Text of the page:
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Robert Brill: Advertising business, Forbes and 4 Million revenue.

Max Babych
0 | 56 | 6 minutes
PodcastStartup tips

    Robert Brill Linkedin

    CEO at BrillMedia.co

    – Robert, you were studying Business Administration at university. Was it your dream to start business since you were a child?

    R: Yeah, you know, I was just talking about this with my wife over the weekend.

    I did, I’ve been wanting to be an entrepreneur for a long time. I just didn’t know what to do. And I remember having a conversation with a colleague in college when we were graduating from school. He was telling me all these big ideas, his focus on being his own boss. I was like: “Okay, well, but what would you do?”

    I was 22-23 when I graduated from college. I didn’t know what I was going to do in that process, so I went to work at ad agencies. 12 years I was working at ad agencies, until I saw this really golden opportunity to start my own business. I had an understanding of the ins and outs and the nuances of running an advertising business. And I had the opportunity to learn from some of the best and brightest minds in the advertising business.

    I learned about business models and how to communicate with clients. There were a lot of things I didn’t know, but I knew just enough to let me feel like I was not going to be a massive failure. But it was still an incredibly scary moment to start my business when I did it in 2013. 

    – Сould you tell us a little bit more about your business. What is the main idea of BrillMedia? 

    R: The thesis for our business is to advertise like a fortune 500 brands without spending a fortune. I’ve worked on Boccardi, Toshiba, PetSmart, Phillips, 66, which is, one of the large gas stations and gas providers in the country. And these brands are spending between $10 and $100 million a year in advertising. When you work at large ad agencies, these large ad agencies use tools that are generally reserved for these large advertisers.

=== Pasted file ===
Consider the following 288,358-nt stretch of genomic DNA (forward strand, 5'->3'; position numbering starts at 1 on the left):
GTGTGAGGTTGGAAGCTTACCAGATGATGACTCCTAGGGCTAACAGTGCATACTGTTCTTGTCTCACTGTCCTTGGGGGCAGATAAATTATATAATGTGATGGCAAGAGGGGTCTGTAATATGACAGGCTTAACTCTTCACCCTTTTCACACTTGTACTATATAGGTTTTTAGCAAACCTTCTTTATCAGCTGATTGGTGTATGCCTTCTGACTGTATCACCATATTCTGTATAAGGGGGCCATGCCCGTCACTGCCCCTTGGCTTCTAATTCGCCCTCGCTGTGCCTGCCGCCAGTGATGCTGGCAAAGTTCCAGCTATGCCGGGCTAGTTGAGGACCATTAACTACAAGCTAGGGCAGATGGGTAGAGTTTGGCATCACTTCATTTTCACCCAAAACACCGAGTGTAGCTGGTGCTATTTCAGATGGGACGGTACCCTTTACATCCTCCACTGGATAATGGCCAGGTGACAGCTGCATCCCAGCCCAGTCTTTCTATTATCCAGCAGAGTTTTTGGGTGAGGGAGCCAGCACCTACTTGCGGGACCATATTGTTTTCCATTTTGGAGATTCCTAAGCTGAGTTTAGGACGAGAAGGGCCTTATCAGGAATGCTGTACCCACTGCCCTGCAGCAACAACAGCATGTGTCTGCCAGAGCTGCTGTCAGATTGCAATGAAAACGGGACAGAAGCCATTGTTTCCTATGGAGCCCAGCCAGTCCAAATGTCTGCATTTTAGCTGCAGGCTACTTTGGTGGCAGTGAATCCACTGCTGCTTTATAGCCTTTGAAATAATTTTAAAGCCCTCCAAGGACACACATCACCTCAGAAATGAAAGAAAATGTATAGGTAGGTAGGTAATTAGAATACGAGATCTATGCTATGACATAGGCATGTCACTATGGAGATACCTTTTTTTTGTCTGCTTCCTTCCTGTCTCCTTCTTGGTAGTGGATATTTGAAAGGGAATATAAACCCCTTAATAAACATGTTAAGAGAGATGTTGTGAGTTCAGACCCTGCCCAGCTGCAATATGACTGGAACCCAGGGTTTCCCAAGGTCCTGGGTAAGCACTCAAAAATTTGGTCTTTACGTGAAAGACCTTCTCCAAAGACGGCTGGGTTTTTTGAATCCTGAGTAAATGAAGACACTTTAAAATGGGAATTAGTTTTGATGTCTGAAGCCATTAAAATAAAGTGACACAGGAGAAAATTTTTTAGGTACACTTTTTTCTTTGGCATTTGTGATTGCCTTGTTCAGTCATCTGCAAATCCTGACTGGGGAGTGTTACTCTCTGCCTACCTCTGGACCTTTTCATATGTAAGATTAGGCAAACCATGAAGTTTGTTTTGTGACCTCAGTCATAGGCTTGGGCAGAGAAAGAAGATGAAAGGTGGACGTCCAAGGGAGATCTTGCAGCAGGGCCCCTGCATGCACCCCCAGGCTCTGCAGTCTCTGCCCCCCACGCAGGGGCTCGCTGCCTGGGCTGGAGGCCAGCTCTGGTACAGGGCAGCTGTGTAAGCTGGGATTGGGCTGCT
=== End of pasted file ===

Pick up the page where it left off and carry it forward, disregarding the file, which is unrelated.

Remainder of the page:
A small or middle-sized business might be using Facebook to buy ads and they might be using AdWords. And I think Facebook remains valuable for brands to buy advertising on. But there’s a lot more you can do than just using Google AdWords, right? 

    There’s a vast amount of data, ad inventory, automation and optimization expertise that is, again, just generally reserved for large companies. And these large companies, when they go to work with these tools and the tools we work with like Trade Desk, MediaMath, they ask for large amounts of minimum spending per month.

    I mean, I do consulting work in addition to the day to day ad business and I see that these tools ask for a lot of spending for these. We make it so that our brands don’t have those minimum spend requirements. We absorb those large spends. And the goal here is for a brand is spending between $25,000 a month and $100,000 a month in advertising. You too can have access to those massive tools without having to sign an agreement where you guarantee that you have to spend millions of dollars with a single tool. 

    So like one of the tools that we use has 160 different data partners and billions of ad impressions available daily. Right? And that’s what you need to make good advertising technology, even better to drive really addressable business results.

    The goal for our business is every dollar you spend, that an advertiser spends with us, is to be tied back to a sale, a lead that’s been generated, foot traffic. We specialize in hyperlocal advertising. The idea is ⁠— anything you might imagine is available in digital marketing, we make available without the ridiculously high costs that are normally associated with these really valuable tools.

    – Was it hard to become a Forbes Los Angeles Business Council Member? Could you share how to do it?

    R: I think the reality is that from thousands of years ago, the way we survived our world is that we had people we can rely on. We have a network, we have trusted advisors, friends, family. Thousands of years ago it was literally who’s watching your back and today it’s figuratively. And it’s really just about knowing people, networking, going to parties, talking to people and being open to possibilities that come up.

    I can’t give you a silver bullet. But I’ can tell you what happened. In 2017 I was trying to scale my business. We had gotten some initial traction. We had two employees, actually, one and a half employees. Me (so as not one of those people), one employee and a part-time person. 

    I knew I needed to build authority and the one way to do that is to publish.